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In this issue of Brainscan, Alex Wrekk (Stolen Sharpie Revolution) discusses the individualized witchcraft practice she's pieced together over the past decade. While documenting her journey, she looks at a variety of other witchcraft traditions, why they didn't fully work for her, and why secular witchcraft is just as valid as any other form. She also gives plenty of history and context to help understand terms that often get lumped together (Wicca, Pagan, etc), and critiques the cultural appropriation and consumerism that often arise in modern witchcraft manifestations.

The zine can also serve as a how-to guide to building your own practice. She encourages readers who are interested to figure out their own path, and to simply view her story as inspiration to seek something that works for them.

64 pages, quarter legal-sized. Vellum overlays, cardstock cover, and hand-stitched binding with acorn pendants. Illustrations by Steve Larder.

6 vintage cassettes from our extensive collection. All in great condition, all previewed to make sure they play well. 

Each grab bag comes with a wide variety of genres and time periods. From '60s & '70s soul to '90s indie & alternative, '80s new wave to '90s R&B. Novelties and oddities, '50s rhythm and blues, lost classics, old-school hip-hop, and everything in between. 

A great deal for the adventurous listener.

When Death Knocks is a personal zine written by Death himself. Or, more specifically, written by a lowly "Transition Officer" working for the agency of Death. A morbid and tender piece of writing from the postmortem zine scene. I can say with some certainty that there's nothing else quite like this.

24 pages, quarter-size, cut-and-paste.

An illustrated series of "ten guiding principles" from Portland zinester and comic artist Michelle Zellers. Inspiring, useful, aesthetically pleasing, Self-Guide is a joyful zine for (and about) getting through hard times.

24 pages, half-letter size.

A deep-dive into the animated television show BoJack Horseman, by way of personal essays, comics, tarot, and interviews.

Within: alcoholism, international fandom, the history of screwball comedies, unlikeable cartoon women, absurdism, representation in voice acting, the power of Lisa Hanawalt, and much more. For fans, as well as those who can't understand what there is to love in a cartoon about addiction and depression.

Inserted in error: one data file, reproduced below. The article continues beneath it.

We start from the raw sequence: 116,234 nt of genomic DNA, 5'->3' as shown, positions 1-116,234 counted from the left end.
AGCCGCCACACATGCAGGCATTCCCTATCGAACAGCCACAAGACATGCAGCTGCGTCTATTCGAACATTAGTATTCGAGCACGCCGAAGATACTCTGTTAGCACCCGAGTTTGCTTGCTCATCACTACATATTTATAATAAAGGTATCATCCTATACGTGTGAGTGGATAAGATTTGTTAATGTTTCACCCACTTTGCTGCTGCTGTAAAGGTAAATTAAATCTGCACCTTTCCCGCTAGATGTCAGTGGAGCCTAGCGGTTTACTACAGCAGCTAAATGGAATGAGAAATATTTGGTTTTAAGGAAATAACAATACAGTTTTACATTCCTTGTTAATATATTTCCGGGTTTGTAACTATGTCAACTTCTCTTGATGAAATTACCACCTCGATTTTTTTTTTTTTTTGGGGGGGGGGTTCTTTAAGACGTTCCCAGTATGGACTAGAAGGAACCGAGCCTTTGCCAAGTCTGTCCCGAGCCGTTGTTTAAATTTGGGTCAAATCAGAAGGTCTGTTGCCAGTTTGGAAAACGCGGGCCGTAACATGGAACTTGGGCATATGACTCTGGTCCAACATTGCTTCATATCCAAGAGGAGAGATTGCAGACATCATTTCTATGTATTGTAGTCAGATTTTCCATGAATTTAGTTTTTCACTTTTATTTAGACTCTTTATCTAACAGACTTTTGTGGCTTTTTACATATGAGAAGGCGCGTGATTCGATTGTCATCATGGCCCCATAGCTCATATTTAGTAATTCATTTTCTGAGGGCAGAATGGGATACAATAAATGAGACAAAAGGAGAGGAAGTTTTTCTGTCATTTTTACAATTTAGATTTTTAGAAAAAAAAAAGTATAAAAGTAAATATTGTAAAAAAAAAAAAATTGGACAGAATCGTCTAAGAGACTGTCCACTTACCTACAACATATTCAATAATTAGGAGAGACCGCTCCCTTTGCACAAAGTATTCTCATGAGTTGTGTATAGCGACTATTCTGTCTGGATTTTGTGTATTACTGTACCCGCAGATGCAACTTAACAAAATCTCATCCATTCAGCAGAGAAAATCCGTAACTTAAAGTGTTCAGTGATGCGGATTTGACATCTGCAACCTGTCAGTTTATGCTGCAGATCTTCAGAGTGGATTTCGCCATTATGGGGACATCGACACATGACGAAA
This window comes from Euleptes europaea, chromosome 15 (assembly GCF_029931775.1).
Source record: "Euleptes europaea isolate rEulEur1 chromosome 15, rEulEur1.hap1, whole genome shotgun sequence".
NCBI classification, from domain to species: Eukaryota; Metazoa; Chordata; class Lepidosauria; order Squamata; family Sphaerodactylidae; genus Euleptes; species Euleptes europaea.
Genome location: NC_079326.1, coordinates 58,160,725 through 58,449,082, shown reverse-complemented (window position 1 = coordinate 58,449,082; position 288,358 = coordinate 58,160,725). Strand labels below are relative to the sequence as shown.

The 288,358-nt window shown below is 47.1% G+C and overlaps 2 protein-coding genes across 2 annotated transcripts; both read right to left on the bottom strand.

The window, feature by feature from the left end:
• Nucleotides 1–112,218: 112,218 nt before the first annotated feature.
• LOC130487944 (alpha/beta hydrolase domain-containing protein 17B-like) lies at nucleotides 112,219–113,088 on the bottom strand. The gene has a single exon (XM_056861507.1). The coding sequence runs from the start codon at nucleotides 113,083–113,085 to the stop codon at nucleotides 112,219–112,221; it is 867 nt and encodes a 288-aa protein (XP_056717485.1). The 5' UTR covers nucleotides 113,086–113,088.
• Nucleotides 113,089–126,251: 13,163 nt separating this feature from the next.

With words from: Joshua James Amberson, Timothy Day, Jessica Fonvergne, Lauren Hobson, Tessa Livingstone, M.L. Schepps, Jourdain Searles, and Molly E. Simas. Plus an interview with Leca from BoJack Hidden Jokes

Illustrations from: Eileen Chavez, Ross Jackson, Naomi Marshall, and Liz Yerby. Cover and back cover art by Sarah Mirk. 

Winner of the Broken Pencil Best Fanzine of 2020 award. All proceeds from the zine benefit Black Resilience Fund and the National Lawyers Guild.

Printed by Eberhardt Press. 68 pages, half-letter size. 

John Porcellino's King-Cat Comics is an absolute feel-good joy. And King-Cat has been such a joy for over 30 years now. (How we waited this long to pick it up is a mystery, and we apologize.) In issue 79 there are science club comics, night poem comics, cub scout comics, record store memories from the 1980s, a really sweet road trip comic, and a really special one about discovering zines for the first time.

Also: a comic from Gabrielle Bell, letters (and drawings) to the editor from David Lasky and Chester Brown, a top forty, so much more.

36 pages, half-letter size.

All current issues of the ever-lovable Radical Domesticity, wrapped up and stuffed full of extras. Perfect for gift-giving.

Includes issues #'s 2-7, comes with a little card, mini-zine, a double-sided fortune teller. Nicely wrapped, to boot. 

Last three copies! Shotgun Seamstress #8 covers so much territory. Thoughts on imperfect heroes and the way that slogans can't sum up systematic oppression. Broadside-esque pages on punk activism, Alli Lowe of The Atomic Tanlines, and Neil deGrasse Tyson.

Interviews with Afrofuturist Wizard Apprentice, Marc Edwards of Cellular Chaos, horror movie actress Geretta Geretta, and Monika Estrella Negra on Chicago's black and brown punk shows.

Features on Charley Boy ("Nigeria's Boy George"), the life of drag performer and transgender activist Marsha P. Johnson, and Nigeria's "okada boys."

An INCREDIBLE issue! (It's also post Shotgun Seamstress Zine Collection, so isn't included in the book!) 40 pages, full-size. Published by Mend my Dress Press.

Portraits and short biographies of nuns who "altered history for the betterment of people." Visionaries, activists, political prisoners, education reformers, pop singers, computer scientists, DJs, queer writers, and graffiti artists.

Within: Hildegard of Bingen, The Nuns of Selma, Ani Pachen, Mary Ward, Soeur Sourire, Mary Kenneth Keller, Mary Ignatius Davies, Corita Kent, Rosemary Curb, Nancy Manahan, and Megan Rice.

24 pages, half-legal size.

This DIY punk venue history is more than just an archive of the 21st-century Boston punk scene (though it is, very much, that), but also a brief history of DIY venues in general. Tracking the beginnings of the anti-corporate punk spirit of the late '70s and early '80s, to the "no stage" ethos of the early '90s, to the house show culture of the 2000s, this zine is for anyone interested in DIY culture.

An Incomplete History of Long-Gone Illegal Punk Venues in Boston is written by scene veteran Chris Strunk. It's full of fun anecdotes, but also documents the intense aggression of the Boston Police and the gentrification and noise ordinances that shut down much of the DIY venue culture. A fascinating read!

40 pages, half-letter size. Free the Future Press.